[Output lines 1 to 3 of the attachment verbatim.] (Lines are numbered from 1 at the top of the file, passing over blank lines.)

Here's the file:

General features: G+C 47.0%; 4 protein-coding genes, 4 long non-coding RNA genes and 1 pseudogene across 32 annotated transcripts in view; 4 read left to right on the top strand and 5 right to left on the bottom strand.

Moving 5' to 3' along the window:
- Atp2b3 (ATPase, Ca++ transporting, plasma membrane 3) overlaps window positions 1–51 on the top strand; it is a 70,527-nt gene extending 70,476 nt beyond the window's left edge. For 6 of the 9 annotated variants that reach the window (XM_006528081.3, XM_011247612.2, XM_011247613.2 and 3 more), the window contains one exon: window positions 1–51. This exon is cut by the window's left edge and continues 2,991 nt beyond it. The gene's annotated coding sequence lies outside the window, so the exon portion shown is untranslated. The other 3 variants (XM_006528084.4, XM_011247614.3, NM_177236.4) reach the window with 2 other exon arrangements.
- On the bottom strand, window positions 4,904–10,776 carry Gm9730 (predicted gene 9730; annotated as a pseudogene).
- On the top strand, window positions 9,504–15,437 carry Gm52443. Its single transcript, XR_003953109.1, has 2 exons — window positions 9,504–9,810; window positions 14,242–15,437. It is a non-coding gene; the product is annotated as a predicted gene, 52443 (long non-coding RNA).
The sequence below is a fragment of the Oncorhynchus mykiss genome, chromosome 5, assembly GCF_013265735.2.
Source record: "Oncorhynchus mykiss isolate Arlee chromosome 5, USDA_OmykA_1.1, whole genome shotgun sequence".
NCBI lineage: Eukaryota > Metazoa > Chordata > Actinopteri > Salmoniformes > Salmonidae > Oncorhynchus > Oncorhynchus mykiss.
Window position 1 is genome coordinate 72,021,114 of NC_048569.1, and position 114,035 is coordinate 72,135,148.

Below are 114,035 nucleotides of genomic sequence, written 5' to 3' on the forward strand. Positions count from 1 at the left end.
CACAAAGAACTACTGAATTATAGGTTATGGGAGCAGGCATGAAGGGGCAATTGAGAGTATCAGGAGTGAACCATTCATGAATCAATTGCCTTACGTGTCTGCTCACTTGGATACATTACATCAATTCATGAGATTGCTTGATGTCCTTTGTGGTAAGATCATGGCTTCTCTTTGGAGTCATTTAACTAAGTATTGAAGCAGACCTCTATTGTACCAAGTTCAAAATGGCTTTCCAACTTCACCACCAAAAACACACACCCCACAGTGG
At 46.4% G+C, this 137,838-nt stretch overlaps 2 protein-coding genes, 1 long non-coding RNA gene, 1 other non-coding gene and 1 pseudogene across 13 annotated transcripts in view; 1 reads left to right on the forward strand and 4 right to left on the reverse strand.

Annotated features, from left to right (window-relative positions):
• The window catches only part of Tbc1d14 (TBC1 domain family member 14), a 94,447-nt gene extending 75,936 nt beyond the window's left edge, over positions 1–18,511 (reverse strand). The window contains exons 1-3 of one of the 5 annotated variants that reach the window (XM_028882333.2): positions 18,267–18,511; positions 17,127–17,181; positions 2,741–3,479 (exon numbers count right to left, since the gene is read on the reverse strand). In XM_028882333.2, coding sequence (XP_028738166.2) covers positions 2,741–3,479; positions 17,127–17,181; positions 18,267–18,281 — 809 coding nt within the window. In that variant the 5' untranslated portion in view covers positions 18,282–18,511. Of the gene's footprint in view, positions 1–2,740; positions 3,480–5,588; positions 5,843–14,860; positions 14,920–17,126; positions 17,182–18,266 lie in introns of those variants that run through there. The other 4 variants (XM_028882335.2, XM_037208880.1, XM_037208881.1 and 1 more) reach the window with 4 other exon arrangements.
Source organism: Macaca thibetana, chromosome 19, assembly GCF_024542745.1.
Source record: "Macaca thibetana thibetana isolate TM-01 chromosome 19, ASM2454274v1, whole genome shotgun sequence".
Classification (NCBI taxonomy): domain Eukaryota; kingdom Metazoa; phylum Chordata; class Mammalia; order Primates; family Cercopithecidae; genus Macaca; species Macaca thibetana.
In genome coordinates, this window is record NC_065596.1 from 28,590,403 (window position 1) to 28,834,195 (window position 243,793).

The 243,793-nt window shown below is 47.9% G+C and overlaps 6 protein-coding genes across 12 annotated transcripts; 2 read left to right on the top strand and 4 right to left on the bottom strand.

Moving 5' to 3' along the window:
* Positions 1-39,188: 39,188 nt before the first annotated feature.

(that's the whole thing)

General features: G+C 47.0%; 4 protein-coding genes, 4 long non-coding RNA genes and 1 pseudogene across 32 annotated transcripts in view; 4 read left to right on the top strand and 5 right to left on the bottom strand.

Moving 5' to 3' along the window:
- Atp2b3 (ATPase, Ca++ transporting, plasma membrane 3) overlaps window positions 1–51 on the top strand; it is a 70,527-nt gene extending 70,476 nt beyond the window's left edge. For 6 of the 9 annotated variants that reach the window (XM_006528081.3, XM_011247612.2, XM_011247613.2 and 3 more), the window contains one exon: window positions 1–51. This exon is cut by the window's left edge and continues 2,991 nt beyond it. The gene's annotated coding sequence lies outside the window, so the exon portion shown is untranslated. The other 3 variants (XM_006528084.4, XM_011247614.3, NM_177236.4) reach the window with 2 other exon arrangements.